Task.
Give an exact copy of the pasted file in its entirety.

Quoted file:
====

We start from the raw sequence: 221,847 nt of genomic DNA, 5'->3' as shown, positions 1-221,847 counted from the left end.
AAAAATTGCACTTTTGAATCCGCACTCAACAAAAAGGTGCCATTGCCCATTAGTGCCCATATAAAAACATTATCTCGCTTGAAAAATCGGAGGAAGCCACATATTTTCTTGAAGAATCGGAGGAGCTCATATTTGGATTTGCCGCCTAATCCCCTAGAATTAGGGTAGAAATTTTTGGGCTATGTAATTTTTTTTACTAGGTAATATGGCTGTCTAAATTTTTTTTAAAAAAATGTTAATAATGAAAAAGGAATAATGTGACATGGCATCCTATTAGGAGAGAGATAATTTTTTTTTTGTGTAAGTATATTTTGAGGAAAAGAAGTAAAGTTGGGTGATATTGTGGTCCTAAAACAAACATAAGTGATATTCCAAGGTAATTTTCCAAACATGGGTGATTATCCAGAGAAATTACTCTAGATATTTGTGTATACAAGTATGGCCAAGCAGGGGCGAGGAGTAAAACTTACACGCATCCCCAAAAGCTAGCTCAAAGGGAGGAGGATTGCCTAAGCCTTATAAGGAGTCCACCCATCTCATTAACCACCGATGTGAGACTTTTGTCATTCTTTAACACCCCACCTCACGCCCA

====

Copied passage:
We start from the raw sequence: 221,847 nt of genomic DNA, 5'->3' as shown, positions 1-221,847 counted from the left end.
AAAAATTGCACTTTTGAATCCGCACTCAACAAAAAGGTGCCATTGCCCATTAGTGCCCATATAAAAACATTATCTCGCTTGAAAAATCGGAGGAAGCCACATATTTTCTTGAAGAATCGGAGGAGCTCATATTTGGATTTGCCGCCTAATCCCCTAGAATTAGGGTAGAAATTTTTGGGCTATGTAATTTTTTTTACTAGGTAATATGGCTGTCTAAATTTTTTTTAAAAAAATGTTAATAATGAAAAAGGAATAATGTGACATGGCATCCTATTAGGAGAGAGATAATTTTTTTTTTGTGTAAGTATATTTTGAGGAAAAGAAGTAAAGTTGGGTGATATTGTGGTCCTAAAACAAACATAAGTGATATTCCAAGGTAATTTTCCAAACATGGGTGATTATCCAGAGAAATTACTCTAGATATTTGTGTATACAAGTATGGCCAAGCAGGGGCGAGGAGTAAAACTTACACGCATCCCCAAAAGCTAGCTCAAAGGGAGGAGGATTGCCTAAGCCTTATAAGGAGTCCACCCATCTCATTAACCACCGATGTGAGACTTTTGTCATTCTTTAACACCCCACCTCACGCCCA